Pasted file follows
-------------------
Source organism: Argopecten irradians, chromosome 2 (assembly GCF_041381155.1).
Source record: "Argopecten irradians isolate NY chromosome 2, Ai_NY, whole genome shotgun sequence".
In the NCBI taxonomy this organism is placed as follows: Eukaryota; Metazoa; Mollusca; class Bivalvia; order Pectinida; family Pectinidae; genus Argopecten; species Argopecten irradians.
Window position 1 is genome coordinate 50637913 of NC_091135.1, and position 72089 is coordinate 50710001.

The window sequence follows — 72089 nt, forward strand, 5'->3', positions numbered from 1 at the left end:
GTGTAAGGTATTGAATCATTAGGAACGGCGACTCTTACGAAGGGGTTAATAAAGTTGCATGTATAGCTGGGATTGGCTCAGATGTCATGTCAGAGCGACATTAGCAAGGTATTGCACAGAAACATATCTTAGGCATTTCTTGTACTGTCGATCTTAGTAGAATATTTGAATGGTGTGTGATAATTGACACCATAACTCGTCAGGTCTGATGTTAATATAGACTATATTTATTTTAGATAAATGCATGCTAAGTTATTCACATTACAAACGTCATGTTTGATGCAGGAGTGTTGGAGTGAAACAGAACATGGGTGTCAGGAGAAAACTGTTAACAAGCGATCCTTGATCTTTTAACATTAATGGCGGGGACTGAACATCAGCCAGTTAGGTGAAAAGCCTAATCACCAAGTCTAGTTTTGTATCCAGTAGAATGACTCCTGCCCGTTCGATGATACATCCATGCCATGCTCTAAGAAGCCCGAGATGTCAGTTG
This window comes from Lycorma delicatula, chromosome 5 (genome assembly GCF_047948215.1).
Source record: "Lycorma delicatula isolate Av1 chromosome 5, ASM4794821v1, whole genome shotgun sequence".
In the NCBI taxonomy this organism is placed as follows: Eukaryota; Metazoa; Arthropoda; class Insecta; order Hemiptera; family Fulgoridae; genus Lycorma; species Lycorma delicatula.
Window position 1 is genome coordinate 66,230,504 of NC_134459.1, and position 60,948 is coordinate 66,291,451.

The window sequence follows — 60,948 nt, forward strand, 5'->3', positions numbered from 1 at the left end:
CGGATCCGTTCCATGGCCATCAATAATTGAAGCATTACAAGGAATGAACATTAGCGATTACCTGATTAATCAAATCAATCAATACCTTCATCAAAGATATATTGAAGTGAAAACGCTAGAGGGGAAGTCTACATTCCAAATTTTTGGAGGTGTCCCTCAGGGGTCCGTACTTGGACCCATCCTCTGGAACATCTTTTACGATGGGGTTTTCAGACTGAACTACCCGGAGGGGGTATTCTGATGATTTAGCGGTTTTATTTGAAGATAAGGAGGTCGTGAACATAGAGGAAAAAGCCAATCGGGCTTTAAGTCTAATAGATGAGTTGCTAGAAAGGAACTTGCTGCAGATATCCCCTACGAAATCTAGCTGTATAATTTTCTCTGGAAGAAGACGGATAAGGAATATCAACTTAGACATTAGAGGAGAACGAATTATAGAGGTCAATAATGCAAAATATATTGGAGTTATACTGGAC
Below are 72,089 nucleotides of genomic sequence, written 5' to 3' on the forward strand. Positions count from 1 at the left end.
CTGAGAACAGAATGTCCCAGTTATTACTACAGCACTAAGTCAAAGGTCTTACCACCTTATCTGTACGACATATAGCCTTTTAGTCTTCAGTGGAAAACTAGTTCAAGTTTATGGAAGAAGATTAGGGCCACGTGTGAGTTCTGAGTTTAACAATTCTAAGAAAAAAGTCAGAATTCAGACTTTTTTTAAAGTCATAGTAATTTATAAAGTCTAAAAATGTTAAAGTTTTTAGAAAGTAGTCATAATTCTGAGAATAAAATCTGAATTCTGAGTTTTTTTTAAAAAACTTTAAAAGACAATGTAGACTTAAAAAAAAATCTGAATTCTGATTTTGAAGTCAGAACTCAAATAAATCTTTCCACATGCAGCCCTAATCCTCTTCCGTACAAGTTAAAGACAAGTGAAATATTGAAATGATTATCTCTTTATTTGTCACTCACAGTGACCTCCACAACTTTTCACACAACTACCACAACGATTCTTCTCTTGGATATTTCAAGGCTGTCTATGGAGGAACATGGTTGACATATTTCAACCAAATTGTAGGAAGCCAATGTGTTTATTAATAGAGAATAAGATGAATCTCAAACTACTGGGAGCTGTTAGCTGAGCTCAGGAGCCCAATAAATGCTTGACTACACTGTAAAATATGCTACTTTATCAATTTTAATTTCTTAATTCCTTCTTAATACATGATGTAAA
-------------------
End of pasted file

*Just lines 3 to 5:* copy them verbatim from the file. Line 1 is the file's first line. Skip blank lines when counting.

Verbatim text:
In the NCBI taxonomy this organism is placed as follows: Eukaryota; Metazoa; Mollusca; class Bivalvia; order Pectinida; family Pectinidae; genus Argopecten; species Argopecten irradians.
Window position 1 is genome coordinate 50637913 of NC_091135.1, and position 72089 is coordinate 50710001.

The window sequence follows — 72089 nt, forward strand, 5'->3', positions numbered from 1 at the left end: